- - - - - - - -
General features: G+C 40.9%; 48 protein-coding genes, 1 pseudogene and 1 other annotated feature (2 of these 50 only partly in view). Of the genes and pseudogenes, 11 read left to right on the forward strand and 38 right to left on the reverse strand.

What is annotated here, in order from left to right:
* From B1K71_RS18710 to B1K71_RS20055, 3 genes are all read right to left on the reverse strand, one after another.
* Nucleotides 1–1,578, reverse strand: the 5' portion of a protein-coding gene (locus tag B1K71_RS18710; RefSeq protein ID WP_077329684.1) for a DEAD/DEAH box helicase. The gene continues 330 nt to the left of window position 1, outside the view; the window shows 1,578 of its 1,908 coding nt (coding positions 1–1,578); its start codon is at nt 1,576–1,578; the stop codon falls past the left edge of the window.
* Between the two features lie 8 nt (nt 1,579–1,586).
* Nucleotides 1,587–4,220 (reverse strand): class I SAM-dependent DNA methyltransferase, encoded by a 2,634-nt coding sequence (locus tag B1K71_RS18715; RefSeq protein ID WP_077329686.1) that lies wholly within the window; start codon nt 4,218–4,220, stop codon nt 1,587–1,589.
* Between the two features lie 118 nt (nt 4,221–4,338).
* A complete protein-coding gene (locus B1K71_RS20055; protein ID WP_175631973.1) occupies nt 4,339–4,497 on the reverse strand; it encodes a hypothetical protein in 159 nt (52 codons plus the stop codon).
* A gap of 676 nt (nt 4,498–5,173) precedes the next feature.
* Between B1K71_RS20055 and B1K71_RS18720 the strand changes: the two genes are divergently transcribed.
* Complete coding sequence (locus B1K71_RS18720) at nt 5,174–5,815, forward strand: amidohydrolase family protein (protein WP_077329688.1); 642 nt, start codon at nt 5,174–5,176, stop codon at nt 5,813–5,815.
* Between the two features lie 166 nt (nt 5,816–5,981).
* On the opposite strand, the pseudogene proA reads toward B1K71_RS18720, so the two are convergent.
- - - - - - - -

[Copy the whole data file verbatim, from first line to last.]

General features: G+C 40.9%; 48 protein-coding genes, 1 pseudogene and 1 other annotated feature (2 of these 50 only partly in view). Of the genes and pseudogenes, 11 read left to right on the forward strand and 38 right to left on the reverse strand.

What is annotated here, in order from left to right:
* From B1K71_RS18710 to B1K71_RS20055, 3 genes are all read right to left on the reverse strand, one after another.
* Nucleotides 1–1,578, reverse strand: the 5' portion of a protein-coding gene (locus tag B1K71_RS18710; RefSeq protein ID WP_077329684.1) for a DEAD/DEAH box helicase. The gene continues 330 nt to the left of window position 1, outside the view; the window shows 1,578 of its 1,908 coding nt (coding positions 1–1,578); its start codon is at nt 1,576–1,578; the stop codon falls past the left edge of the window.
* Between the two features lie 8 nt (nt 1,579–1,586).
* Nucleotides 1,587–4,220 (reverse strand): class I SAM-dependent DNA methyltransferase, encoded by a 2,634-nt coding sequence (locus tag B1K71_RS18715; RefSeq protein ID WP_077329686.1) that lies wholly within the window; start codon nt 4,218–4,220, stop codon nt 1,587–1,589.
* Between the two features lie 118 nt (nt 4,221–4,338).
* A complete protein-coding gene (locus B1K71_RS20055; protein ID WP_175631973.1) occupies nt 4,339–4,497 on the reverse strand; it encodes a hypothetical protein in 159 nt (52 codons plus the stop codon).
* A gap of 676 nt (nt 4,498–5,173) precedes the next feature.
* Between B1K71_RS20055 and B1K71_RS18720 the strand changes: the two genes are divergently transcribed.
* Complete coding sequence (locus B1K71_RS18720) at nt 5,174–5,815, forward strand: amidohydrolase family protein (protein WP_077329688.1); 642 nt, start codon at nt 5,174–5,176, stop codon at nt 5,813–5,815.
* Between the two features lie 166 nt (nt 5,816–5,981).
* On the opposite strand, the pseudogene proA reads toward B1K71_RS18720, so the two are convergent.